I met Tony Kueh (pronounced Koo-ay) from Sybase’s product management team at TechEd in Las Vegas last year. He is a long time Seattle native, now residing in California. This week he accepted my invitation to be interviewed.
Note: These are not Tony’s exact words, rather my notes from the interview.
Kevin: Tony, what is your role and areas of responsibilities at Sybase?
Tony: I am the product manager for enterprise mobility which includes SUP and Afaria. I report to Raj Nathan, who is the interim head of the mobile applications group and EVP and CMO at Sybase.
Kevin: What mobile device(s) do you have and carry?
Tony: An iPhone, an iPad, a Droid and a MacBook Pro.
Kevin: A Droid?
Tony: Yes, for those occasions when I really don’t want to be disconnected.
Kevin: Is that all?
Tony: I also have a laptop running Windows 7 and a Netbook, but my son uses the Netbook now. My iPad replaced the NetBook. I also have a desktop at home for editing and a Microsoft Media Center.
Kevin: What are your favorite mobile applications?
Tony: The iPhone camera app, Qfolio (tracking stocks), Google Maps, DropBox (basically a cloud-based USB drive for personal storage and shared folders), Facebook, LinkedIn, Twitter, Skype (he uses this a lot when traveling overseas), Google Voice, Webex Mobile client, etc.
Kevin: What are you tasked with at Sybase?
Tony: Driving mobility into the enterprise. Mobile innovation is happening rapidly in the consumer space. My job is to help drive that kind of innovation in the enterprise space. In 2011 we are focused on finding large customers that are early adopters willing to jump into mobility and really challenge us. We want to help them mobilize and document their successes.
Kevin: What mobile technologies are you most excited about at this time?
Tony: Mobile payments, NFC (near field communications used for mobile money and e-wallets), LTE (long term evolution – *see footnotes), the FaceTime app on the iPhone 4 (consumer version of tele-presence) and augmented reality.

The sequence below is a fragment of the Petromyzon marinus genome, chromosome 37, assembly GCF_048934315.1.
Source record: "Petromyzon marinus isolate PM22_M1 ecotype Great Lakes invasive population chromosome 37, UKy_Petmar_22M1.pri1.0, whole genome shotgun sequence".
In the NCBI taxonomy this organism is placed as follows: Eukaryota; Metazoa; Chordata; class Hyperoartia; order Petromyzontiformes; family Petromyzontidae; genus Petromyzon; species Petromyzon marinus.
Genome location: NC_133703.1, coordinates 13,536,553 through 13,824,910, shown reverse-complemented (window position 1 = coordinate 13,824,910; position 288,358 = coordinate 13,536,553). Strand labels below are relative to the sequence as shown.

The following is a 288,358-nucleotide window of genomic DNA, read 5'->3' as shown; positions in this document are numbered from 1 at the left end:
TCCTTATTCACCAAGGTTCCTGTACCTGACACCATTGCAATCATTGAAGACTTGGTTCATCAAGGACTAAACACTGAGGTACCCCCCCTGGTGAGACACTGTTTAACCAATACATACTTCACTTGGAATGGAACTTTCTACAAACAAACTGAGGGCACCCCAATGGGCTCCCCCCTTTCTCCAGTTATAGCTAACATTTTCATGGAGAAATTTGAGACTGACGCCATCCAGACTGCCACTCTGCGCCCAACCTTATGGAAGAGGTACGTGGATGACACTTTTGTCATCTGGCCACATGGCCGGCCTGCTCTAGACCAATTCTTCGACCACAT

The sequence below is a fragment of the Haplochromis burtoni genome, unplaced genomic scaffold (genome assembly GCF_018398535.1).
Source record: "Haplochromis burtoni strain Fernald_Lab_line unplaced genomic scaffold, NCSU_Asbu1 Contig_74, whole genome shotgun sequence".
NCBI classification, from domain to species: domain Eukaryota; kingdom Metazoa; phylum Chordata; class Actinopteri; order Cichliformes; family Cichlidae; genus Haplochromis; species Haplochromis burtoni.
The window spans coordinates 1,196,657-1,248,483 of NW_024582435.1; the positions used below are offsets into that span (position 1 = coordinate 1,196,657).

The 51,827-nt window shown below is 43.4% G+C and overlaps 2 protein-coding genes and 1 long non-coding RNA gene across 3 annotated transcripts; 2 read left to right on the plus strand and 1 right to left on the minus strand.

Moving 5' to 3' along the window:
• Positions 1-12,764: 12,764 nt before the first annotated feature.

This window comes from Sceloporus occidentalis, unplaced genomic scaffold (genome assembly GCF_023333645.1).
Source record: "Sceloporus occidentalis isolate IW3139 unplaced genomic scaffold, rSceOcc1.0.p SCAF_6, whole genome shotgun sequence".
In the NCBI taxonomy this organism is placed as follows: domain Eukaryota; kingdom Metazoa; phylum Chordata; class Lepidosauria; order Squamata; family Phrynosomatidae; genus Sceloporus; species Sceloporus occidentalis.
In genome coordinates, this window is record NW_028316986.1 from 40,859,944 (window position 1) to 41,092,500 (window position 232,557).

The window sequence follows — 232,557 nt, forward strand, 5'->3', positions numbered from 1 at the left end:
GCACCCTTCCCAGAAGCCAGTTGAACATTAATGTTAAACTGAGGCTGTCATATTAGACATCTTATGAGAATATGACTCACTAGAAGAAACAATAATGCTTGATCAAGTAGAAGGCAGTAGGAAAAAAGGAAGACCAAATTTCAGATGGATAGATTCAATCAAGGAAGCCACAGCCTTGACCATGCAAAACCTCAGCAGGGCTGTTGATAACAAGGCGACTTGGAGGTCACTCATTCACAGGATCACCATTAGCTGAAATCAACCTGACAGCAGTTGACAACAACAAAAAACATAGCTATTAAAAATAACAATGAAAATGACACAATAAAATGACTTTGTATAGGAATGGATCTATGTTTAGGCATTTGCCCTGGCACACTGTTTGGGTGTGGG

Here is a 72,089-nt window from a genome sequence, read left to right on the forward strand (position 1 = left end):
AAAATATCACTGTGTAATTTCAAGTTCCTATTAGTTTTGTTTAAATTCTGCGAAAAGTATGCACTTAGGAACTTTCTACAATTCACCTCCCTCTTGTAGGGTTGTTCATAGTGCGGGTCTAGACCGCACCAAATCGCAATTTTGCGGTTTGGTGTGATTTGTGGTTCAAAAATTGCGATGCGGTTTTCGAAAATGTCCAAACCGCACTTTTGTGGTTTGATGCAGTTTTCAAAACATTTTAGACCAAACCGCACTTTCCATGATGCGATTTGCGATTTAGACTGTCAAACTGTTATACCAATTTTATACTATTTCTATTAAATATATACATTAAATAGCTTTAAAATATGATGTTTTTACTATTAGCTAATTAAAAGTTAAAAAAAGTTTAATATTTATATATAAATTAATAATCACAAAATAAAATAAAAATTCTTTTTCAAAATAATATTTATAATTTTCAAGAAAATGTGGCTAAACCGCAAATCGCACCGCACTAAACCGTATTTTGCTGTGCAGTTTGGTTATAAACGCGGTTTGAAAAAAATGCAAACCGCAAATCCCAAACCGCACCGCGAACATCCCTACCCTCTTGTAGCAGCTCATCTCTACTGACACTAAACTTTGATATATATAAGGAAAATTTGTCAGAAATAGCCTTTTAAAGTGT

Kevin: What were some of the biggest mobility surprises for you in 2010?
Tony: The success of the iPad and now additional tablets. In 2009 we were all really excited about NetBooks.
Kevin: What predictions or new trends do you anticipate for 2011?
Tony: Android will become more enterprise ready and Sybase is working to help them. I wouldn’t be surprised to see Google launch a program or campaign around an “enterprise” version of Android. I think LTE and 4G will have a very rapid adoption rate. Consumers’ data usage is growing so fast and is so important to mobility.
Kevin: What advice do you have for companies formulating an enterprise mobility strategy?
Tony: Companies need to think outside the box. They need to think from the outside in. They need to think about what is needed by the mobile user and what is possible in a world of mobile devices and mobile workers. They should NOT focus on simply extending traditional ERPs out to mobile devices. Mobile is so different. It should not be just another IT project that goes through a traditional IT committee. It needs to be discussed in a different context. [Kevin Comment – My interpretation of this discussion was that mobility can transform the way business is conducted, sales are made, marketing is designed, customers supported, etc., so this is not just an IT project.]
Kevin: What are the biggest risks to mobility today?
Tony: Social networking applications and mobile application hacking. People are too trusting of social media and mobile applications. It is too easy for a person to download a mobile application that is dangerous. Mobile applications, from bad people, can grab all of your smartphone data and send it offshore without your knowledge. Mobile applications are constantly asking for approval to access data. People will become complacent and not realize what they are approving. You cannot trust all developers or all cool mobile applications. This is a big and growing problem.
Thank you Tony for sharing your time, insights and advice!
*Long Term Evolution (LTE) is the project name of a new high performance air interface for cellular mobile communication systems. It is the last step toward the 4th generation (4G) of radio technologies designed to increase the capacity and speed of mobile telephone networks.